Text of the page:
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Are you worried about wars, market drops and a messed up world?

By Andrew Hallam - November 14, 2023

It’s hard not to feel sorrow and despair about the latest atrocities in Israel and Palestine.

Coupled with the Russian war in Ukraine, it’s enough to make us wonder what’s happening to the world.

You might even worry about your investments.

Barack Obama once said, “Progress isn’t linear.” Humanity’s progress follows a trajectory like the stock market itself. Humankind improves. Then it appears to pull back. Then it improves again. Then it pulls back.

Our hearts break every time we hear of a natural disaster or an armed conflict.

But we shouldn’t lose hope because there is a positive, long-term trend.


Human Progress Looks A Lot Like The Markets
US Stock Market 1972-2023

Human Progress Looks A Lot Like The Markets US Stock Market 1972-2023

Source: portfoliovisualizer.com

You might wonder if, “back in the day,” our ancestors embraced the environment, walked around smoking peace pipes and hugging everyone. But Yuval Harari says no. He specialises in World History at the Hebrew University of Jerusalem. In Sapiens: A Brief History of Humankind, he says Homo sapiens have always been battlers and destroyers. When they entered new lands, such as North America, Central America, South America and Australia, they vanquished the largest mammals to extinction.

You might be familiar with Neanderthals. No, we didn’t evolve from them. They were a different, slightly more peaceful type of human. Homo sapiens likely destroyed them. And now Neanderthals are extinct.

But despite the savage parts that might be buried in our DNA, the world is getting better. Harvard College professor, Steven Pinker outlines this progress in his book, Enlightenment Now: The Case for Reason, Science, Humanism and Progress.

Yes, we are still starting wars. But we shouldn’t lose hope that we can create a better world. According to Our World In Data, charts outlining the casualties of war look like a long-term stock market chart in reverse.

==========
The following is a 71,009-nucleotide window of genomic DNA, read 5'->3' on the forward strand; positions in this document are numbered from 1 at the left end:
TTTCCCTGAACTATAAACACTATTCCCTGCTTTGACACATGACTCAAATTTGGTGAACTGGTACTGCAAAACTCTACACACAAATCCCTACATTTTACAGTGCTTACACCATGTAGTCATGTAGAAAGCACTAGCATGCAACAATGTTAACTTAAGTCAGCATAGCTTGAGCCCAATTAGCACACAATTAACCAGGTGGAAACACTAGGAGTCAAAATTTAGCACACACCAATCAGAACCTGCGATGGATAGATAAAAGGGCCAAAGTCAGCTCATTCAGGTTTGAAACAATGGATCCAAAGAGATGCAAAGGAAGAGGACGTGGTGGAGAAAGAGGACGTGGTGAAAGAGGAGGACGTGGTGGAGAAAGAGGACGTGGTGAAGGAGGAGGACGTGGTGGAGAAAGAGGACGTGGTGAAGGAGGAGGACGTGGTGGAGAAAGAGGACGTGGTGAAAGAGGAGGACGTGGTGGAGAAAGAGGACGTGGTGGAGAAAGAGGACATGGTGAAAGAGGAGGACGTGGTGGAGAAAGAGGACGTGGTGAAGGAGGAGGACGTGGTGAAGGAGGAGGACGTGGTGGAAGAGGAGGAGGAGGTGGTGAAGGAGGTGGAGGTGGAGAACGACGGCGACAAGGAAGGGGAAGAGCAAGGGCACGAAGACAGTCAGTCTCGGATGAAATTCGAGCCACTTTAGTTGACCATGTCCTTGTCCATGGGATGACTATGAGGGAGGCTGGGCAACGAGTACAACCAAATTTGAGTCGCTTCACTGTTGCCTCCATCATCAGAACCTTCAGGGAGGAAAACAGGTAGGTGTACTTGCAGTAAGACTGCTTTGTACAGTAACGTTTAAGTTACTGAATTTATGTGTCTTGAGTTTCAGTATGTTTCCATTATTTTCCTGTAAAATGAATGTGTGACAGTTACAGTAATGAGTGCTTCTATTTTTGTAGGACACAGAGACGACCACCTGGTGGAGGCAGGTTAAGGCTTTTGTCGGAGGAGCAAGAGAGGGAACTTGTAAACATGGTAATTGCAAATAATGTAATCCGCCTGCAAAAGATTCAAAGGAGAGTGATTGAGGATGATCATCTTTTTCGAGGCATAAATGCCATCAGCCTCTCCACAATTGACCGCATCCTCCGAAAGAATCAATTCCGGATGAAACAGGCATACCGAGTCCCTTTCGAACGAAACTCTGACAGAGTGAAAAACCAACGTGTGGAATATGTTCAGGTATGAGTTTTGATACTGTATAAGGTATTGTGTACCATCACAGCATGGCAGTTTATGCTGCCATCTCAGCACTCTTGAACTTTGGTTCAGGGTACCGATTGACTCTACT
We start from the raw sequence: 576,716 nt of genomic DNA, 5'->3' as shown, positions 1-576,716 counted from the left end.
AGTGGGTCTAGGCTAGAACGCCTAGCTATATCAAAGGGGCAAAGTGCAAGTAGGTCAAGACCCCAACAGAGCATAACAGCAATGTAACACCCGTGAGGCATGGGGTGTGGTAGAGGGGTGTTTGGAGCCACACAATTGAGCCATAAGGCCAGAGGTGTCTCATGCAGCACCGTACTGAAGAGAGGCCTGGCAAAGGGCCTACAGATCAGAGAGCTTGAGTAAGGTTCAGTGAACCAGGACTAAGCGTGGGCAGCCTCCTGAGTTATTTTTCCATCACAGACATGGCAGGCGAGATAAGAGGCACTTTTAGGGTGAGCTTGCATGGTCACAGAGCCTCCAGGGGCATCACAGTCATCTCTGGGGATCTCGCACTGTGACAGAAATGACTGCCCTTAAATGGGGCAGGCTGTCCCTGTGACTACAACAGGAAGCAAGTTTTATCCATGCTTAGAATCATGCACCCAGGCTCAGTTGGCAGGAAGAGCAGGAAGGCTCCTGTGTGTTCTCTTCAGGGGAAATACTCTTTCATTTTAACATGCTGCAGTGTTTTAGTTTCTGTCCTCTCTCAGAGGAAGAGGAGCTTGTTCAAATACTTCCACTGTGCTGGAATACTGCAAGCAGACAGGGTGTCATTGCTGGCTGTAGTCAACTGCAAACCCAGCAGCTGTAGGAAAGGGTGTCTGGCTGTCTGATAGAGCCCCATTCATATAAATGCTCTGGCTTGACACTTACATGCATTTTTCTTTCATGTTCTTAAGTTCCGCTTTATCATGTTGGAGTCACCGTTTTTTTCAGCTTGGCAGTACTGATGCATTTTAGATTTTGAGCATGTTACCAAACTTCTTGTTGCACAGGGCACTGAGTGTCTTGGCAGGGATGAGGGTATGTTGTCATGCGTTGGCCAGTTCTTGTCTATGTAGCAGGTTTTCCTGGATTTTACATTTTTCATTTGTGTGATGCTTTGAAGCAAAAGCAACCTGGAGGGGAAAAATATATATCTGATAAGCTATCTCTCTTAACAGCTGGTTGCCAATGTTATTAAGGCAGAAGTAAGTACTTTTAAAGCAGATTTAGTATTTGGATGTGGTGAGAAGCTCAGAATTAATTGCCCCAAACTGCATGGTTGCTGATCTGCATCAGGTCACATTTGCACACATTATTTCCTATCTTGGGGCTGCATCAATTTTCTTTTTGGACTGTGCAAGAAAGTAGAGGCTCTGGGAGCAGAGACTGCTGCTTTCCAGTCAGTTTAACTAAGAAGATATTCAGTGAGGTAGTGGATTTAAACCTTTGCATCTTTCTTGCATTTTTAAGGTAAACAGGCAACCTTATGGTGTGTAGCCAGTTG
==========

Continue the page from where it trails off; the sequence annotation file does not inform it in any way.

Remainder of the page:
Infant mortality rates are also lower. Fewer people die from malnutrition. Violent crimes are down, compared to 20 years ago. We still have a ways to go, with respect to racial and gender equality. But Steven Pinker’s research says these domains have never been better.

Plenty of endangered species are coming back. Global poverty rates are at an all-time low. Literacy rates are at an all-time high. Sanitation and life expectancy are better than they’ve ever been.

Hans Rosling was a Swedish physician and statistician who spent much of his life educating people about human progress. He said most people are clueless about this progress. You might blame the media and recency bias.

Rosling created a short, simple multiple-choice quiz to test people’s knowledge. Here’s the quiz.

Ask your friends to take it. Almost everyone you know will fail.

Humanity’s progress should give you hope: hope to know that your help can make a difference; hope to know that your compassion is important.

There’s also hope in knowing that the markets are resilient. And armed conflicts don’t cause stocks to drop.

That might sound crazy if you listen to the news. Every day, “experts” on market-based television or radio try telling us why stocks moved up or down. They might say battles at home or abroad will cause stocks to drop.

They do this because stories are better than data…from the standpoint of the viewer. Stories sell. Stories excite. Data almost never does.

But the data, itself, is more comforting than the story.

From a statistician’s point of view, war has no more effect on the markets than a newly released single by Carrie Underwood.

Want proof?

Below, I’ve listed several large conflicts since 1914. They include World War I; the Spanish Civil War; World War II; the Arab revolt in Palestine; the Korean War; the Vietnam War; the Suez Crisis; the Falklands War; the US invasion of Panama; the Gulf War; the Bosnian War; the War in Afghanistan; the Iraq War; the Syrian Conflict; the Yemen Conflict and Russia’s invasion of Ukraine.

Sixty percent of the time, stocks were higher one year after these wars began.

Seventy-eight percent of the time, stocks were higher three years after these wars began.

Ninety-three percent of the time, stocks were higher five years after these wars began. In fact, the only time stocks weren’t higher was five years after the 1936 Spanish Civil War.

Some storytellers might say wars are good for stocks. But that’s bunk, too. As far as the markets go, these performances aren’t much different to any random starting point.

US stock market performances from the point of war

Armed Conflict

Starting Date

US Stock Market Gain/Loss After One Year

US Stock Market Gain/Loss After Three Years

US Stock Market Gain/Loss After Five Years

World War 1

July 1914




Spanish Civil War

(The Arab Revolt in Palestine occurred the same year)

July 1936




World War II

September 1939




Korean War

June 1950




Vietnam War

November 1955




Suez Crisis

October 1956




US Invasion of Panama

December 1989




Gulf War

August 1990




Bosnian War

April 1992




War in Afghanistan

October 2001




Iraq War

March 2003




Syrian Conflict

March 2011




Yemen Conflict

September 2014




Russian Invasion of Ukraine

February 2022




Source of market returns: DQYDJ

Progress isn’t linear. It never has been. We still wage wars.

But we have reasons to be hopeful. We’ve proven to progress.

We should be kind. We should be compassionate. We should help others when we can.

And as always, when investing, we should shun speculation and optimistically stay the course.

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Andrew Hallam is the best-selling author of Millionaire Expat (3rd edition), Balance, and Millionaire Teacher.